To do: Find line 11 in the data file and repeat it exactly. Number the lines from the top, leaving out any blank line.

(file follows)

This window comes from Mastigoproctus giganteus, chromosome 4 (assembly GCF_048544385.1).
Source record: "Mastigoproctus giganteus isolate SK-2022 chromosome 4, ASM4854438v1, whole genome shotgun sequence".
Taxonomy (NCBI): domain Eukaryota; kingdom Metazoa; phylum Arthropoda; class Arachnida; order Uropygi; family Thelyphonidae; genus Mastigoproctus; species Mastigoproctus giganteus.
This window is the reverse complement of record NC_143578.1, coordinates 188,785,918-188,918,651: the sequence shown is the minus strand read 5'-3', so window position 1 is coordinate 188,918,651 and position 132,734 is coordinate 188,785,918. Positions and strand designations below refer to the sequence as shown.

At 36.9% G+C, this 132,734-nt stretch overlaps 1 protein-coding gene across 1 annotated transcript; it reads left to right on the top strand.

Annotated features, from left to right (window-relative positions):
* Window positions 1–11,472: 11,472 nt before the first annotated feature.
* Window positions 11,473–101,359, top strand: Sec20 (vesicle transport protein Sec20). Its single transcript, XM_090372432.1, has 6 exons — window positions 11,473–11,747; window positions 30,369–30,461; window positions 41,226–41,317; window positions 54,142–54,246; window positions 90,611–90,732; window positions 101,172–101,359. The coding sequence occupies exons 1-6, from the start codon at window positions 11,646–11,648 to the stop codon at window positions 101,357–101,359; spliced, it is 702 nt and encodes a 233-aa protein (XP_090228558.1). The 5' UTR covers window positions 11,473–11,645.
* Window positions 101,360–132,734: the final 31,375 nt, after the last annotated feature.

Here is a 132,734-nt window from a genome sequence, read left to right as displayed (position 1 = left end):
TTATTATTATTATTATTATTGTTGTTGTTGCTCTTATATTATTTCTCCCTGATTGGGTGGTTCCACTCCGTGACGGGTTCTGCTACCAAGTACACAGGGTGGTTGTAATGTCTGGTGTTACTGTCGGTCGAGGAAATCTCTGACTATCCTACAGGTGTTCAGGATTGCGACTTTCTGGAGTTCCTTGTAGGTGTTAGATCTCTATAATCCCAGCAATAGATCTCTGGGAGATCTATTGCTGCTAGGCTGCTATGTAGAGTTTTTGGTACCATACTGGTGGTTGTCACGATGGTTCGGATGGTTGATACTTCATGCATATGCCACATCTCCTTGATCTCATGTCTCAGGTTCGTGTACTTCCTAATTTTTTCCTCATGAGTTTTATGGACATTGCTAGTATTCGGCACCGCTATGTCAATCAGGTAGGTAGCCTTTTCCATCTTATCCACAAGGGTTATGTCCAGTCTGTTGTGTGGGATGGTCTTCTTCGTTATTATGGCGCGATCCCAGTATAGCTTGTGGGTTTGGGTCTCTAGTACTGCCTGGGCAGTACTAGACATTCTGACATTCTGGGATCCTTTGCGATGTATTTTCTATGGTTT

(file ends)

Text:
TTATTATTATTATTATTATTGTTGTTGTTGCTCTTATATTATTTCTCCCTGATTGGGTGGTTCCACTCCGTGACGGGTTCTGCTACCAAGTACACAGGGTGGTTGTAATGTCTGGTGTTACTGTCGGTCGAGGAAATCTCTGACTATCCTACAGGTGTTCAGGATTGCGACTTTCTGGAGTTCCTTGTAGGTGTTAGATCTCTATAATCCCAGCAATAGATCTCTGGGAGATCTATTGCTGCTAGGCTGCTATGTAGAGTTTTTGGTACCATACTGGTGGTTGTCACGATGGTTCGGATGGTTGATACTTCATGCATATGCCACATCTCCTTGATCTCATGTCTCAGGTTCGTGTACTTCCTAATTTTTTCCTCATGAGTTTTATGGACATTGCTAGTATTCGGCACCGCTATGTCAATCAGGTAGGTAGCCTTTTCCATCTTATCCACAAGGGTTATGTCCAGTCTGTTGTGTGGGATGGTCTTCTTCGTTATTATGGCGCGATCCCAGTATAGCTTGTGGGTTTGGGTCTCTAGTACTGCCTGGGCAGTACTAGACATTCTGACATTCTGGGATCCTTTGCGATGTATTTTCTATGGTTT